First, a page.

This conference, hosted by the Paul Mellon Centre in London and the University of Surrey in Guildford, will explore the interfaces between art history and textual scholarship through the work of Charles Dickens.
Plenary speaker: Professor Kate Flint (Rutgers University). Other speakers to be confirmed.
Dickens is renowned for the richness of his visual imagination and his publications encouraged readers to interpret his words with and through their accompanying illustrations. Not only was Dickens deeply engaged with ideas of the visual in his writing, but his work has also provoked responses from artists across multiple disciplines within the Victorian period and beyond. The conference seeks to build on recent interdisciplinary work (such as that of Kate Flint and Isobel Armstrong) that illuminates nineteenth-century understandings of visual culture. By focussing the conference through a writer whose work is embedded in the visual imagination, Dickens will provide a test case for examining and theorising the connection between text and image across two hundred years of cultural history.
We invite proposals for panels and individual papers from scholars across disciplines. Topics might include, but are not limited to:
- Dickens and illustration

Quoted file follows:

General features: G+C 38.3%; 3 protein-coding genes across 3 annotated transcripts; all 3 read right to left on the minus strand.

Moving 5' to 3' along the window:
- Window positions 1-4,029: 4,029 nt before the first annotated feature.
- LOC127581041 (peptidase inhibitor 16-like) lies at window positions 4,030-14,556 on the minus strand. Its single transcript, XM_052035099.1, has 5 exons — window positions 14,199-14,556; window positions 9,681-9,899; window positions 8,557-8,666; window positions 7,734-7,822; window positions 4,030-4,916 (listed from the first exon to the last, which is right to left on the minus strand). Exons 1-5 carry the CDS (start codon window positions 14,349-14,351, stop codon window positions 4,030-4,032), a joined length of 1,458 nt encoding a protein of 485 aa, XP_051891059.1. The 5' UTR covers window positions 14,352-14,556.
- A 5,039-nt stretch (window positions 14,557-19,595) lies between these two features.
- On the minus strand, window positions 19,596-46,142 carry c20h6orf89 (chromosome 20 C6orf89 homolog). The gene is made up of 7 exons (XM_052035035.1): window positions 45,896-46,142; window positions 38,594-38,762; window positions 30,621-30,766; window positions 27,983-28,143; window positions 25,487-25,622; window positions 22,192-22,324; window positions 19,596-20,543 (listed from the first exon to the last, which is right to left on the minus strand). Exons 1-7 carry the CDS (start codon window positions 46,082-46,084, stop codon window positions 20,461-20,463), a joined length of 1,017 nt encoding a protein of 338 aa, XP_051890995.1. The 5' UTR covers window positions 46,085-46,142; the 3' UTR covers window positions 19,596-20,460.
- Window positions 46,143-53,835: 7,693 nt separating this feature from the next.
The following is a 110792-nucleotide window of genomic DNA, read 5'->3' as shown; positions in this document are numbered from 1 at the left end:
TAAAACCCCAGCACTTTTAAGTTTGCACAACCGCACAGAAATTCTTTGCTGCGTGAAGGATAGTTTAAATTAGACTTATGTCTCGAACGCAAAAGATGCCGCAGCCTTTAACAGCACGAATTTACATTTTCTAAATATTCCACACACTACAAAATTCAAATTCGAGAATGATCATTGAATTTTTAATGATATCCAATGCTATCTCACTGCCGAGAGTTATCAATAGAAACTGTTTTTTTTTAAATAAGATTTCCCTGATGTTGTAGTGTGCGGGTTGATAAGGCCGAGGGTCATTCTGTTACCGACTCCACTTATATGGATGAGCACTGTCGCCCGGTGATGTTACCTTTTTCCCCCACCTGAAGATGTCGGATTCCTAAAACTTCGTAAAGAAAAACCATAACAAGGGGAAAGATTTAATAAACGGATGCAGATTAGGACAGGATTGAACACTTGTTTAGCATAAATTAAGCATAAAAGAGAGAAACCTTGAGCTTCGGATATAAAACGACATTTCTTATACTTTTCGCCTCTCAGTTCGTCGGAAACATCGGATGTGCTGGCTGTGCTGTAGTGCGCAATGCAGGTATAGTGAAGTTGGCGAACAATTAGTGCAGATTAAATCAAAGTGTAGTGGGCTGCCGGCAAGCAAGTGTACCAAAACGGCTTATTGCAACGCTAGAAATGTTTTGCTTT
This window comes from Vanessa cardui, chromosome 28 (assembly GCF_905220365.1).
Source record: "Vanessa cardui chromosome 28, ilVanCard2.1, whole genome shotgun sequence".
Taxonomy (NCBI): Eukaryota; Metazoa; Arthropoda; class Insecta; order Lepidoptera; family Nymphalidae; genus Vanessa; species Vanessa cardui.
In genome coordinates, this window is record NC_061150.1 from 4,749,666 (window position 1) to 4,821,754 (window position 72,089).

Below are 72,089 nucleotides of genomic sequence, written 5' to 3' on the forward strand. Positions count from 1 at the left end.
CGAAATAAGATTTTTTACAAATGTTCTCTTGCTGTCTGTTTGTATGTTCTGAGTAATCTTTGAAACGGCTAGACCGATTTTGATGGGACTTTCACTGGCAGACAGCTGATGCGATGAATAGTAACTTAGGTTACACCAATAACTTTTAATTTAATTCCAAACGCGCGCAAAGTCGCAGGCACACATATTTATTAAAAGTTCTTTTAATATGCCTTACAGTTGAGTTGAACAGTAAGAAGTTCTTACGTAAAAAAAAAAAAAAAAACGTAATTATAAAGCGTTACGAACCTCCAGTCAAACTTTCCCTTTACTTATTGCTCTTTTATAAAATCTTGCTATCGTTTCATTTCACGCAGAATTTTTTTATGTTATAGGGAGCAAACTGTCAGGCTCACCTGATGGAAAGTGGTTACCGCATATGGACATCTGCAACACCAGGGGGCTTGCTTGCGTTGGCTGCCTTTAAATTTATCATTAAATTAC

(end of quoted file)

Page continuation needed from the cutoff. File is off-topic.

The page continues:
- The visual arts in Dickens’s work
- Responses to Dickens in the visual arts
- Dickens and performance
- Dickens in the press
- Dickens and new media
- Sciences of vision
- Dickens and commodification
- Dickens and aesthetics
- Observation and spying
- Blindness and the difficulties of representation
Please submit proposals (of up to 250 words) by Friday 30 September 2011 to: firstname.lastname@example.org
The conference programme will also feature a reception at the Watts Gallery in nearby Compton, Surrey, to coincide with the gallery's exhibition Dickens and Art. See below for details:
Dickens and Art will explore the significant connection between Charles Dickens and visual art. A remarkably visual writer, Dickens grew out of a tradition where illustration formed a significant part of both serial and book. He admired artists, probably more than his fellow writers, and had long and close friendships with several, including Clarkson Stanfield, Daniel Maclise, Frank Stone and William Powell Frith. His own taste in art and his views on art are manifest not only in his novels, but in his magazine Household Words where he publicly attacked Millais’ painting of Christ in the House of His Parents and the developments of the National Gallery. Dickens was interested in both contemporary artists and the art of the Old Masters which he viewed and commented on in his tours of Europe. The influence of Dickens was widespread and many artists chose to depict scenes from his novels as well as being influenced by the subjects and characterization in his work.